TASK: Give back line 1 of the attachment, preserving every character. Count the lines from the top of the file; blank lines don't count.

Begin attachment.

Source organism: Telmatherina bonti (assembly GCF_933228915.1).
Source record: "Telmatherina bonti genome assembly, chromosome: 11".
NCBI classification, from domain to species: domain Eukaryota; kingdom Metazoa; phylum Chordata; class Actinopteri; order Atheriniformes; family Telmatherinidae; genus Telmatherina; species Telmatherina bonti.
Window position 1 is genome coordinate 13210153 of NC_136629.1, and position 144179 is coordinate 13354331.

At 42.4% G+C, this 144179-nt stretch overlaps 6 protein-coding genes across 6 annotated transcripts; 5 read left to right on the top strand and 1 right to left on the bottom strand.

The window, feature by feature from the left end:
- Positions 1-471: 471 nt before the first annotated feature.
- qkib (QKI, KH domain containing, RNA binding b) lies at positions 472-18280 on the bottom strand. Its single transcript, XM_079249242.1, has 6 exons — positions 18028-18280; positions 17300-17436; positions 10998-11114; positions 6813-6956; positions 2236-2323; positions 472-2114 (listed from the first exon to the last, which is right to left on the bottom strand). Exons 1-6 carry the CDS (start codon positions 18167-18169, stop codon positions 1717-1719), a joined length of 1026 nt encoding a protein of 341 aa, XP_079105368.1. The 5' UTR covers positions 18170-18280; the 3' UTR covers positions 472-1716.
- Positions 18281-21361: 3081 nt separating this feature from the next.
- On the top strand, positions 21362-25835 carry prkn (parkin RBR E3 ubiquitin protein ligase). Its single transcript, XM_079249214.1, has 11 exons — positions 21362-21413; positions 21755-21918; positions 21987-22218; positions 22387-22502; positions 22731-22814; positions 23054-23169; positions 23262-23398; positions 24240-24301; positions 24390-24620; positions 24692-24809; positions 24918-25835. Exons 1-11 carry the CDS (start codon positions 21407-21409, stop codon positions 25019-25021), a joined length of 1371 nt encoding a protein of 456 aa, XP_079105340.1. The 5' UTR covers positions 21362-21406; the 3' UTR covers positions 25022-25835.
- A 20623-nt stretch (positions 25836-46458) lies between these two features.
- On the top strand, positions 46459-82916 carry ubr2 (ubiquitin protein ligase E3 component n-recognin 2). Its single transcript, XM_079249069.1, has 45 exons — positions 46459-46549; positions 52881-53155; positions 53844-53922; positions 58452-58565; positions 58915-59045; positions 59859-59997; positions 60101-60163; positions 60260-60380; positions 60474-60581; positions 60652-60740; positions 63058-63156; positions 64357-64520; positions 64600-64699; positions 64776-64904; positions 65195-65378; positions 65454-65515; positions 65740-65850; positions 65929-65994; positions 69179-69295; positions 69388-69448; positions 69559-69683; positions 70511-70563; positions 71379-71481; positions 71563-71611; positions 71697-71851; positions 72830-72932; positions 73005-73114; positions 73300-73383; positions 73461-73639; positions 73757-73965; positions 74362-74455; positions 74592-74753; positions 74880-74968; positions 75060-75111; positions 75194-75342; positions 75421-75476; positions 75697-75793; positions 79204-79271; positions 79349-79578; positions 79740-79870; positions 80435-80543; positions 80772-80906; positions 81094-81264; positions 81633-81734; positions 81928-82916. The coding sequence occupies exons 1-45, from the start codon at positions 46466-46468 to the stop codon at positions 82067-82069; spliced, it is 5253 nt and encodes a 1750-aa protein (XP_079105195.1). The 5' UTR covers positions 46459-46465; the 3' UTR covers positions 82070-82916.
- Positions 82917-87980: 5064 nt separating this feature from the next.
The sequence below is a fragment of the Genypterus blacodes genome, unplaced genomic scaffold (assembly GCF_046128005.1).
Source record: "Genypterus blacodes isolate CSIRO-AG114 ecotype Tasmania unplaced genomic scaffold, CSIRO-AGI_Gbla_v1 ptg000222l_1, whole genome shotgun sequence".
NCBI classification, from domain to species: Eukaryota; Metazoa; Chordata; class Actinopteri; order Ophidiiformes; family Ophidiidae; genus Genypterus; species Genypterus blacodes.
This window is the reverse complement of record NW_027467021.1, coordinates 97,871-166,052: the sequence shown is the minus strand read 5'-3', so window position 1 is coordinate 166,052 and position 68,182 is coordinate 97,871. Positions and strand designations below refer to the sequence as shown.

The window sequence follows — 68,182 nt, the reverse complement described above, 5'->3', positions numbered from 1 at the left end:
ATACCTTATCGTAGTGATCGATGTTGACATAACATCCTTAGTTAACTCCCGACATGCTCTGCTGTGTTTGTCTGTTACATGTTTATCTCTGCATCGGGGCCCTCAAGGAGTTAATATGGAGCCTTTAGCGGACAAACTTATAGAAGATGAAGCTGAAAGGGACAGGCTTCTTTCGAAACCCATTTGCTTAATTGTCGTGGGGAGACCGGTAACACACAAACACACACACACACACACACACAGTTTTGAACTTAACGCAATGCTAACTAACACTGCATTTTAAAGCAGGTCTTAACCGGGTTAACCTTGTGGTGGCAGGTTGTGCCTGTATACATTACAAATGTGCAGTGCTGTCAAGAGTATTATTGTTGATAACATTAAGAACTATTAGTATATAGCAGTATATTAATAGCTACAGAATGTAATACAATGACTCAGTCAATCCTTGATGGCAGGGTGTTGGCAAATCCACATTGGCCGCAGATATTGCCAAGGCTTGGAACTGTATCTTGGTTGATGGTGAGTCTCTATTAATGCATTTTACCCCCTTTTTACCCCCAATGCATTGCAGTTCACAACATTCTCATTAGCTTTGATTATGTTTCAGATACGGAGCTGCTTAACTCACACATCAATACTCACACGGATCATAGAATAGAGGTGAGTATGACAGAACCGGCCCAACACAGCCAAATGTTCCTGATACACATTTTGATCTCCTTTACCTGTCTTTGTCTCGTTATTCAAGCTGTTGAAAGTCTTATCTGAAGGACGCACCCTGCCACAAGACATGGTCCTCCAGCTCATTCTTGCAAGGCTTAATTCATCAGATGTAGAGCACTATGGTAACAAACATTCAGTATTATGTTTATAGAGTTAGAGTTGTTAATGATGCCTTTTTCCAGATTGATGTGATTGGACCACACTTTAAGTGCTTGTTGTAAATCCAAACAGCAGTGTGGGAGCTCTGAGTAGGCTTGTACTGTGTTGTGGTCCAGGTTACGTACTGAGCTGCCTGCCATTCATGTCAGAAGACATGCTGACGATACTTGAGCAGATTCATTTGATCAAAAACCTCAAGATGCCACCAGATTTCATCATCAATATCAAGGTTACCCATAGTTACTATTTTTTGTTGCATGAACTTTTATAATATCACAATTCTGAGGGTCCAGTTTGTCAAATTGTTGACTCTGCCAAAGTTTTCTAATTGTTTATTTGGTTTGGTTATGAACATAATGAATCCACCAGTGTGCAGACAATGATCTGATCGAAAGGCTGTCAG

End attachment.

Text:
Source organism: Telmatherina bonti (assembly GCF_933228915.1).